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Kids and Organized Sports
Organized sports are part of growing up for many children -- and their parents. Sports promote fitness, and they can help teach children valuable lessons about sportsmanship, working hard, winning and losing, and more. But youth sports are not for everyone. When thinking about children and sports, you should consider several issues, according to the Mayo Clinic.
First, make sure the child is old enough. Children up to age 5 probably are too young for organized sports, according to Mayo. Provide younger children with opportunities to use unstructured play for things like running, tumbling, throwing, catching and swimming. This helps children develop coordination and also lets them try out various skills so they can see what they like.
Children from about 6 to 9 are often ready for a more organized approach to sports such as T-ball, baseball and softball, running, soccer, gymnastics, tennis and martial arts. Children 10 and up might be ready for more complex sports such as basketball, hockey, volleyball and football.
However, it is important to note that children develop at different rates, so when a specific child is ready for a sport depends on the individual child. Particularly with contact sports, it is important that children not compete against children who are more physically mature than they are.
If your children are involved in sports, pay special attention to safety issues. Make sure that children have appropriate safety equipment that is sized correctly for them. The adults in charge of the sport should require that safety equipment be worn at all times and that other safety precautions be carefully followed.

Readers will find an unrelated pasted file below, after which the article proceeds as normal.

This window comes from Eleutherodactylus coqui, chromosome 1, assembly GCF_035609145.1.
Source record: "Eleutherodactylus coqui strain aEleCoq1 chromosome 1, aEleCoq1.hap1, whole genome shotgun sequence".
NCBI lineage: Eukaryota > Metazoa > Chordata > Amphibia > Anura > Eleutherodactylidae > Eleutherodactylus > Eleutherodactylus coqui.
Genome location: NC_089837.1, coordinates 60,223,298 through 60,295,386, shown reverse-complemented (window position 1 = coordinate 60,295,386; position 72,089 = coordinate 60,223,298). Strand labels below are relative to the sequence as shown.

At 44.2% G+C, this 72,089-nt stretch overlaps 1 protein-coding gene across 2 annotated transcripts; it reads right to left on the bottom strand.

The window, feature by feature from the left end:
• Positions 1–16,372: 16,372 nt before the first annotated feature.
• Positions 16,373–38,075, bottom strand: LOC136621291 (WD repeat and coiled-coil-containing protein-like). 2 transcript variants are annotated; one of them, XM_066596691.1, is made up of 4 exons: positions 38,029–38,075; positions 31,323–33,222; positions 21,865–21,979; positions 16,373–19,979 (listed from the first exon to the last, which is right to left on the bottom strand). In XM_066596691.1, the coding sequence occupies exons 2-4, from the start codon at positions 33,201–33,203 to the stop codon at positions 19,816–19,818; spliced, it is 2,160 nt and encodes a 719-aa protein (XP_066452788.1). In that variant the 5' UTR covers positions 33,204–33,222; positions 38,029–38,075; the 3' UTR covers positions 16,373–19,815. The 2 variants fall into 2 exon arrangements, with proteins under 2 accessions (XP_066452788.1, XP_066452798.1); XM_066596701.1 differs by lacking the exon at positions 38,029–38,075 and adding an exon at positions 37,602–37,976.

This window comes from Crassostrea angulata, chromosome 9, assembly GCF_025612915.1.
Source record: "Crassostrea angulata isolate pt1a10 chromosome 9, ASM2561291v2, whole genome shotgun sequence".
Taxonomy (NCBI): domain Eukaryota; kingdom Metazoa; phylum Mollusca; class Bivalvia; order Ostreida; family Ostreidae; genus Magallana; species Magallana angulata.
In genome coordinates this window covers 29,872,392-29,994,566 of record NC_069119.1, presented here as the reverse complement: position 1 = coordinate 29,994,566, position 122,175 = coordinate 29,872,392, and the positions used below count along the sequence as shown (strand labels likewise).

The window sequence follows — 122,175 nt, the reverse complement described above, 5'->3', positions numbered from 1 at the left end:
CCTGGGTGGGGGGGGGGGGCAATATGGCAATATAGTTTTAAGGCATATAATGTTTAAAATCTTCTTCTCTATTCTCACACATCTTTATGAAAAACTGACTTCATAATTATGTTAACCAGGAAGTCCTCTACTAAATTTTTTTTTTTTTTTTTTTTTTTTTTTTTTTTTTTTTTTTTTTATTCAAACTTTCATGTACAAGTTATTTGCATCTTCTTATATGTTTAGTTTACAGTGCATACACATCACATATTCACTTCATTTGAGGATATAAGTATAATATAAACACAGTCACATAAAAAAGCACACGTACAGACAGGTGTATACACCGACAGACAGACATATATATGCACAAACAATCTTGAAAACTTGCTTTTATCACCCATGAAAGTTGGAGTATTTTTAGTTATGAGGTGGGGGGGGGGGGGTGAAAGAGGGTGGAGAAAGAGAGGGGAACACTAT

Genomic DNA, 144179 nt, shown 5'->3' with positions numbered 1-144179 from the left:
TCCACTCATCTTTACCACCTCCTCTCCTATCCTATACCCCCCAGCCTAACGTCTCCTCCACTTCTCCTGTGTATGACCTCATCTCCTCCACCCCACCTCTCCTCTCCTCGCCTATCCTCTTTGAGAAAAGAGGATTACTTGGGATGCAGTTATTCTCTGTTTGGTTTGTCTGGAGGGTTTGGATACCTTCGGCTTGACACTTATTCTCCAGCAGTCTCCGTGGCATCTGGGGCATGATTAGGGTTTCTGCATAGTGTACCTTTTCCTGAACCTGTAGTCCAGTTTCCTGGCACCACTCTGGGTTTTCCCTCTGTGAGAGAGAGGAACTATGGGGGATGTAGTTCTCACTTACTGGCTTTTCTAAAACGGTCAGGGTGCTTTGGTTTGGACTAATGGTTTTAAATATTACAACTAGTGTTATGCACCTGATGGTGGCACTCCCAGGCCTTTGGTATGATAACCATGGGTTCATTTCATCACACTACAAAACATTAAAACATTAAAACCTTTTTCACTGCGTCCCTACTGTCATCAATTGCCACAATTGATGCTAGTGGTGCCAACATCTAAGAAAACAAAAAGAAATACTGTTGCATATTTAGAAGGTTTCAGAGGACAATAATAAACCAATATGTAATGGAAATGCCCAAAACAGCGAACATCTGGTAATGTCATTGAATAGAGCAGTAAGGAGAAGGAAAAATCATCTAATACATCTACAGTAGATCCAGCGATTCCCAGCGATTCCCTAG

It also is important that the coaches and other adults involved always practice fairness and good sportsmanship. The emphasis should be on trying hard rather than on winning or losing. After all, very few kids grow up to play sports for a living. But children who participate on teams should be learning valuable lessons about working together toward a common goal, the benefit of practice, getting along with others, and accepting outcomes with grace. Those lessons will serve them well whatever they choose to do in life.
Finally, Mayo notes that children should not be forced to participate in a sport – or in sports in general – if they don’t want to. Perhaps the greatest value of sports is to get kids moving, and the hope is that they will continue moving throughout their lives. But there are many other ways to get kids moving and keep them moving. If children don’t want to be on a team, consider hiking, family bike rides, tag or other running games, and similar activities that encourage kids to be active in ways in which they are comfortable.